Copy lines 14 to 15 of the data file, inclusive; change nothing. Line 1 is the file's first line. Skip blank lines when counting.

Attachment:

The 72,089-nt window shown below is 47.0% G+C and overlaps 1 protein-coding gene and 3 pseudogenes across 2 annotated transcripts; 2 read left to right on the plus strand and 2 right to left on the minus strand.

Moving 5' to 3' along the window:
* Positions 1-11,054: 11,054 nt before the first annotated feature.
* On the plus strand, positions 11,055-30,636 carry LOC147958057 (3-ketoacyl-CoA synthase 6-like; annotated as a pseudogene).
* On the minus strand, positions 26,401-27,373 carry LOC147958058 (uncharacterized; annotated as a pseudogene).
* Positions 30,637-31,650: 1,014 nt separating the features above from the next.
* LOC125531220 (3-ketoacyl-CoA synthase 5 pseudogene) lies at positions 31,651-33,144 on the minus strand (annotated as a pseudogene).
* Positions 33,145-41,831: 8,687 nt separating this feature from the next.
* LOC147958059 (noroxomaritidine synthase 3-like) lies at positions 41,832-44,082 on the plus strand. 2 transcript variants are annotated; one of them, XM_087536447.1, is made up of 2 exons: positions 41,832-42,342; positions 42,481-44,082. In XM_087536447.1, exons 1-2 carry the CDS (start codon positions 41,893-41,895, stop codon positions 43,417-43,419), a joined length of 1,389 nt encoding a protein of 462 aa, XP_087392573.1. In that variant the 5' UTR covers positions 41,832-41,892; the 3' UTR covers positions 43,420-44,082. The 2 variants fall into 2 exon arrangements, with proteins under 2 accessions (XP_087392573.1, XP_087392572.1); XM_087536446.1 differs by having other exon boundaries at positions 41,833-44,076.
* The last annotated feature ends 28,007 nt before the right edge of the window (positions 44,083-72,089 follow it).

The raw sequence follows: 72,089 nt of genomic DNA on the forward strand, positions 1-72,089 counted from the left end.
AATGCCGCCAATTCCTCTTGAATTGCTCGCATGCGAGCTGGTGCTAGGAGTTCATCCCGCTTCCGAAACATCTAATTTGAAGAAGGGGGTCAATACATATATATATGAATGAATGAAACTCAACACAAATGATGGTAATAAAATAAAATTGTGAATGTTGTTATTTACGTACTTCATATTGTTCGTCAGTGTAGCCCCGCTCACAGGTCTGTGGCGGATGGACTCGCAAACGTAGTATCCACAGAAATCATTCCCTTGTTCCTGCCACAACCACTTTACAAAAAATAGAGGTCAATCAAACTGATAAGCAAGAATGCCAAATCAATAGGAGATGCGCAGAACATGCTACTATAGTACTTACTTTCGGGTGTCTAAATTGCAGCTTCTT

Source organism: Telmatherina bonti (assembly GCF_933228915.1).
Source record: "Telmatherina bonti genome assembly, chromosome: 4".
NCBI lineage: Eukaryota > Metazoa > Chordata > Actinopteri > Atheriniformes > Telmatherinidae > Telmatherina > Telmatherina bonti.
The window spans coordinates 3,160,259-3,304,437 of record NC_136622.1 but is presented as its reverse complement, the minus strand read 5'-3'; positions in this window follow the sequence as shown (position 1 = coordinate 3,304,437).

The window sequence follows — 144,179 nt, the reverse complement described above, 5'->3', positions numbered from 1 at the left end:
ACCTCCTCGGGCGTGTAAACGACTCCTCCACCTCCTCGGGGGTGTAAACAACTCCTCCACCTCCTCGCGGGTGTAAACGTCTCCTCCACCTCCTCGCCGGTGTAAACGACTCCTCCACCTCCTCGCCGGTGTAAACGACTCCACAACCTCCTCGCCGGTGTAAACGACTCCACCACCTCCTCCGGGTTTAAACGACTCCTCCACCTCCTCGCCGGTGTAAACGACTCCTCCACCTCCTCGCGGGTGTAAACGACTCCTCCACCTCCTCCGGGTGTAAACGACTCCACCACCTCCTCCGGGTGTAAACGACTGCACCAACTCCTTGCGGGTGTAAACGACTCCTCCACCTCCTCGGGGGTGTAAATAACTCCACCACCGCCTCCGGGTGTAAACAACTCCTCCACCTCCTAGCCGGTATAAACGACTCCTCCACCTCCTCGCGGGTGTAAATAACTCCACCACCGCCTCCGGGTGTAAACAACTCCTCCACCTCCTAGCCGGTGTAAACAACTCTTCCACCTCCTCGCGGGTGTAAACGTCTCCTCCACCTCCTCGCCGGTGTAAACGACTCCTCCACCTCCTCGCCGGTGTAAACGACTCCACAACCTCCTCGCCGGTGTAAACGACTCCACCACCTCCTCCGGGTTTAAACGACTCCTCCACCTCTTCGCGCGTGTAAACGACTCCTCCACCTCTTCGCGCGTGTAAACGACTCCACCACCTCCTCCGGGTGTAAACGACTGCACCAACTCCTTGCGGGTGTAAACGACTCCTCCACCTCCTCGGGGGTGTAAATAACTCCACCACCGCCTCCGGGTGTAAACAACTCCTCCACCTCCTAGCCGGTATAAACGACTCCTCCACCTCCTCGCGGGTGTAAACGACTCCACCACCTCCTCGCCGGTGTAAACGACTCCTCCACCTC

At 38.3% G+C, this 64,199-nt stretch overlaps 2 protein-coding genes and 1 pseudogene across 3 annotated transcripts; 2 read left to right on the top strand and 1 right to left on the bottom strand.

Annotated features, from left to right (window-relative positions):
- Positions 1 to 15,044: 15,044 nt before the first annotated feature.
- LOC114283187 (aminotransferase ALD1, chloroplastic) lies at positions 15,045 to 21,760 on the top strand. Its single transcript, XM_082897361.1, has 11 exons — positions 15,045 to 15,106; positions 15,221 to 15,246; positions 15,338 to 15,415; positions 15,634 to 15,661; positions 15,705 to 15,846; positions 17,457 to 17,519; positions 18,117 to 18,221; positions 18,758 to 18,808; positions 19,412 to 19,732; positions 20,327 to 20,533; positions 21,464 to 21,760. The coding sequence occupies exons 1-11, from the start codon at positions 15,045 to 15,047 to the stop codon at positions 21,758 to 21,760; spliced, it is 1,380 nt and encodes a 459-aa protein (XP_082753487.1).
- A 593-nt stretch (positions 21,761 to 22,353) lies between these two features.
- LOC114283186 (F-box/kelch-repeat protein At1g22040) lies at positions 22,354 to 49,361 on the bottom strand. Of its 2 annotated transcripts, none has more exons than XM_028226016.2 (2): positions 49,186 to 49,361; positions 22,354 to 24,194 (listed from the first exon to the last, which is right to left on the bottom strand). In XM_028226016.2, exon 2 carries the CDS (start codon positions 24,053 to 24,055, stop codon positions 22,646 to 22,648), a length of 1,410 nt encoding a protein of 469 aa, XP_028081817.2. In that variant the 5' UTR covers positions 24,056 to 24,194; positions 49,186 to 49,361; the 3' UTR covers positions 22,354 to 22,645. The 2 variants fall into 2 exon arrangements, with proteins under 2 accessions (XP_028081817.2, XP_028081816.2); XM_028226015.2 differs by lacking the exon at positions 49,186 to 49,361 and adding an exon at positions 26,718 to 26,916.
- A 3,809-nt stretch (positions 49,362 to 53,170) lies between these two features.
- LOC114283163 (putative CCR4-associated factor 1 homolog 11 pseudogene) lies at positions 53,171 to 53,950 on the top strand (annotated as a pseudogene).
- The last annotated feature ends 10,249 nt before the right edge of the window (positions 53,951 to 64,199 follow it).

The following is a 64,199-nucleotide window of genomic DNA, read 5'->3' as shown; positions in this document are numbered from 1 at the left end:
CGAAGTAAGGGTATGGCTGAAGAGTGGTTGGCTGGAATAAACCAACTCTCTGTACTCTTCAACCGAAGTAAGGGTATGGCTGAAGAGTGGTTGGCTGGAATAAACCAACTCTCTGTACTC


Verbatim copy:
Source record: "Telmatherina bonti genome assembly, chromosome: 4".
NCBI lineage: Eukaryota > Metazoa > Chordata > Actinopteri > Atheriniformes > Telmatherinidae > Telmatherina > Telmatherina bonti.